A recent scam has rocked local residents in Byford and Armadale, especially those in the local scouting community.
The scammers have been posing as members of the scouts and asking for donations.
The scam has angered local Scout groups who have urged residents to be wary.
Scouts WA Chief Commissioner, Ayden Mackenzie said Scouts WA and their Scout Groups have a great relationship with local communities.
“It is very upsetting that opportunists are purporting to be Scouts and illegally scamming money from local communities,” he says.
“As a leading youth organisation we want to help build a better world where people are self-fulfilled as individuals and play a constructive role in society.”
Scouts WA said youth members fundraise by working with the local community by attending local events; doing small jobs or collecting cans to recycle. “Fundraising is always a challenge and each group works incredibly hard within their community to gain public support to function and thrive,” they said.
The organisation said when Scouts are in the community, they should be wearing full uniform.
Scouts should also be accompanied by a parent, guardian or Scout Leader in full Scout uniform or parent helper t-shirts.
Group Leader for Armadale Scout Group, Howard Tilbrook said they do not encourage youth members to go doorknocking in the first place.
“Most of the time if someone were to knock on the door to say they were with scouts, then it’s quite certain they aren’t,” he said.
“If we do, they will always have their Scouts uniform with the group scarf and an adult.”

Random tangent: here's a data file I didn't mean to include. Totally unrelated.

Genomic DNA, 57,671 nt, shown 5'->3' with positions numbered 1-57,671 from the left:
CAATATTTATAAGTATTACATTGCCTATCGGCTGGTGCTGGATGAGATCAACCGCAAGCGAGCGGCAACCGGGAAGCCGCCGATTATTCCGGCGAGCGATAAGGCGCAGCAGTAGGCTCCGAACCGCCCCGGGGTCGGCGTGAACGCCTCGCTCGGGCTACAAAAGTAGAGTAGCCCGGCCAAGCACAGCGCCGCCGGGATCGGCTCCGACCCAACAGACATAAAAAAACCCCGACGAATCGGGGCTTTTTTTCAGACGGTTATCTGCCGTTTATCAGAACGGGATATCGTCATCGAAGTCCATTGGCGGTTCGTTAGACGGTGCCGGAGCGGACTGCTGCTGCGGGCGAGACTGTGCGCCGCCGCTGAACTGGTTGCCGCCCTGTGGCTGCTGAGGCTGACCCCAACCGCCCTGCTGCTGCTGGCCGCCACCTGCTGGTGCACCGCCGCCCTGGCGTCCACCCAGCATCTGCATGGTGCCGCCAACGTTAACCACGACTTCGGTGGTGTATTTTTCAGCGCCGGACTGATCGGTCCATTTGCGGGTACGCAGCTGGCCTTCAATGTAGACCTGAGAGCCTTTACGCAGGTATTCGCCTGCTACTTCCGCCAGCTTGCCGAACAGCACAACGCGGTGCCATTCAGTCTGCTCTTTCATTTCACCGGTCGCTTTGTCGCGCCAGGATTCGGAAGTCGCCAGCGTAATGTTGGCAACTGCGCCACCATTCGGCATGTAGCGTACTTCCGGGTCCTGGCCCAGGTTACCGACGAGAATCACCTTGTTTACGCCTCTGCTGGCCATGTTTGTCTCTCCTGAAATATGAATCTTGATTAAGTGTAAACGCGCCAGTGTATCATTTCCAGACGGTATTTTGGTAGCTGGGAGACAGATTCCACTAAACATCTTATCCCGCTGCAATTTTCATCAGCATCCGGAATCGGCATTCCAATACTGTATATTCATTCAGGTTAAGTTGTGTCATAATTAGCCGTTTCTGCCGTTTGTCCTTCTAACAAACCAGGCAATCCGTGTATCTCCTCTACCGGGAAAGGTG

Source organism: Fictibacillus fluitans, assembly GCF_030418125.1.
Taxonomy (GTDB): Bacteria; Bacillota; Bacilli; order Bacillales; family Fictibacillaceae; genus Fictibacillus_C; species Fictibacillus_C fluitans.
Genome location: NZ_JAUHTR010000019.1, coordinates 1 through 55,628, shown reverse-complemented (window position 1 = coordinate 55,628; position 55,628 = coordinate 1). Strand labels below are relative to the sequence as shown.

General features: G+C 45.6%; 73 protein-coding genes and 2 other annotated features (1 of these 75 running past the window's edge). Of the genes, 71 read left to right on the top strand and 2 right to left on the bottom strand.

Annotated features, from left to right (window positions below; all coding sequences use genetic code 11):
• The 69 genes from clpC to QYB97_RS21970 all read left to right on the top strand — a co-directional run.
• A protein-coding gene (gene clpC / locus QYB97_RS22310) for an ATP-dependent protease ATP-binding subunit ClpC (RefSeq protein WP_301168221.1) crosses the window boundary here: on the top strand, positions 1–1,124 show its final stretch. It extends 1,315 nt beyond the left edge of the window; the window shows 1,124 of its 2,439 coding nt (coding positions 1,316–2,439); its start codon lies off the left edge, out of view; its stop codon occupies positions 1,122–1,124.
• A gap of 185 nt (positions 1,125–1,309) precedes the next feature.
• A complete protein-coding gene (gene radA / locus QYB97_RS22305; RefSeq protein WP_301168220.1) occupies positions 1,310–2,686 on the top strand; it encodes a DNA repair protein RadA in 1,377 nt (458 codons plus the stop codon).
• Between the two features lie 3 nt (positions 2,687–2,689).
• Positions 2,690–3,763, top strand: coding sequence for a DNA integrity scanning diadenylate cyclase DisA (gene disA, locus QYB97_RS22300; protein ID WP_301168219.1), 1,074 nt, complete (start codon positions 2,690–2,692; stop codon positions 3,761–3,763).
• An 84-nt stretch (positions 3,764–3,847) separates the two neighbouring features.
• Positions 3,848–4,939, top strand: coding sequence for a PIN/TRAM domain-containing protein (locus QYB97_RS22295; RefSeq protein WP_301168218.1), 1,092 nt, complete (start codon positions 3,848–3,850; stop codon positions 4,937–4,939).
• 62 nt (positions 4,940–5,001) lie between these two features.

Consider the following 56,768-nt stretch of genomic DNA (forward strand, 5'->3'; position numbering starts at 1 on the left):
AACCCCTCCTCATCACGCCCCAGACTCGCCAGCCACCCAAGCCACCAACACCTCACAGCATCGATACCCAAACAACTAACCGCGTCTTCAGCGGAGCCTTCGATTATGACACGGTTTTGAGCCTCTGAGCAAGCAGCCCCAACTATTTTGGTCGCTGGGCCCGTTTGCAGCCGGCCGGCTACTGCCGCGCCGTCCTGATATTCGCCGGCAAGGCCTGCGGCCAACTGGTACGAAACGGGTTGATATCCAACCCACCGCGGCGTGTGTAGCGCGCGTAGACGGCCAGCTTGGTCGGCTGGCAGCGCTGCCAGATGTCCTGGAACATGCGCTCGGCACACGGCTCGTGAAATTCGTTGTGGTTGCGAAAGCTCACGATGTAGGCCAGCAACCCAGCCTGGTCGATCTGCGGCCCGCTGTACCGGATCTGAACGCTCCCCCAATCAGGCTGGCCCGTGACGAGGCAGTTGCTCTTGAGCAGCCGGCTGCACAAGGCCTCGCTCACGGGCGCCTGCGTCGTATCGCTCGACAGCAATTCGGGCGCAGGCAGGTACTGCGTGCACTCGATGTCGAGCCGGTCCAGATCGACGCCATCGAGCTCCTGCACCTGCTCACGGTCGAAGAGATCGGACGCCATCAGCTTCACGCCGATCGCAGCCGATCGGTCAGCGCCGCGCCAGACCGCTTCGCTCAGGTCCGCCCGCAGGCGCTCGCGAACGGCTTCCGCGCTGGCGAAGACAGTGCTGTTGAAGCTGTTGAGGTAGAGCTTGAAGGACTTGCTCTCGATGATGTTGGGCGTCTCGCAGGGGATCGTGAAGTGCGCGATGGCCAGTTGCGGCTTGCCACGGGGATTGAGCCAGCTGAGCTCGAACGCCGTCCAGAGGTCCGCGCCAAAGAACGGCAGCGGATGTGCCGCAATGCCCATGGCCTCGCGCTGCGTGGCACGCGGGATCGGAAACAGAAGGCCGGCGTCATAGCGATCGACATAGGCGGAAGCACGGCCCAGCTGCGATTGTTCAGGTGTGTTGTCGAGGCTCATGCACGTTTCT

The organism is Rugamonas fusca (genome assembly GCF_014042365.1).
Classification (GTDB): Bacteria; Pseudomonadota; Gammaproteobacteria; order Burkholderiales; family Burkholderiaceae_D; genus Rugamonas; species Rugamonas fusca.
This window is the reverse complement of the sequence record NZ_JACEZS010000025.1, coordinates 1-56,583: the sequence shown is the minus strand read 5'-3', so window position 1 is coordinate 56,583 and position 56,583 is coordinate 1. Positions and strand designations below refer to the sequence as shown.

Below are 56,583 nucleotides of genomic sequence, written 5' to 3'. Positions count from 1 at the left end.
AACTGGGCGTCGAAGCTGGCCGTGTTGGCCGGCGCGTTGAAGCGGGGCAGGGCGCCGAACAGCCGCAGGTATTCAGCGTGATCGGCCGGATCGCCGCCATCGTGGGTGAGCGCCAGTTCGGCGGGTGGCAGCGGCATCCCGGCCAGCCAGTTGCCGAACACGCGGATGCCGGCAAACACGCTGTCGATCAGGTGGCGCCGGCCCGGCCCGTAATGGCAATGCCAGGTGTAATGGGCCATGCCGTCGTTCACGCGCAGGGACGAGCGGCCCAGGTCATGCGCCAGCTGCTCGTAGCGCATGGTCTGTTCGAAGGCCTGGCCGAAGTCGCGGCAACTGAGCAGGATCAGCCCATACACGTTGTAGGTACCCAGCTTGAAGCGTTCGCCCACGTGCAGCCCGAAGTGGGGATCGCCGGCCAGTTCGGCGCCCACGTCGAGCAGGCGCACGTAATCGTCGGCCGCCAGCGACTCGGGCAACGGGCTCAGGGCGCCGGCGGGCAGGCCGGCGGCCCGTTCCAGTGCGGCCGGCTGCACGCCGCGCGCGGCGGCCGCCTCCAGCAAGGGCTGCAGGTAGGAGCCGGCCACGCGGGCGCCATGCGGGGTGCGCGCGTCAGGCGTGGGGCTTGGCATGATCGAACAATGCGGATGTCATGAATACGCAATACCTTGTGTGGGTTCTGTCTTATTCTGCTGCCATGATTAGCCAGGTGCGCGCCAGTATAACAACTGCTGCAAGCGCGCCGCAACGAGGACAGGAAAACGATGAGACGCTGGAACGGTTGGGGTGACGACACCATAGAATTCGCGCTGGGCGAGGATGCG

Mr Tilbrook also said this has happened before, with the scammers in full Scouts uniform.
“If they have a whole uniform then it’s likely that they’ve previously been a member of scouts or know somebody that has.”
A spokesperson from consumer protection said that the public should generally be very careful when accepting any out-of-the-blue requests for money and ask themselves how they know the person is who they claim to be.
“People should always ask for ID from door-to-door charity collectors, and, if in doubt, source contact details independently of the organisation they claim to represent and donate directly instead,” he said.
Consumer protection has a licensed charity register which can be accessed online at www.dmirs.wa.gov.au/charities, this website also has safe ways consumers can donate to charities.
“Fundraising for a charitable purpose in WA must be carried out by a licensed charity or under the specific authority of a licensed charity.
“Street collectors need to have a permit and follow guidelines.”
For more information on how to avoid charity scams visit www.scamnet.wa.gov.au.
If you believe you have been the victim of a scam, make sure to report the details to consumer protection.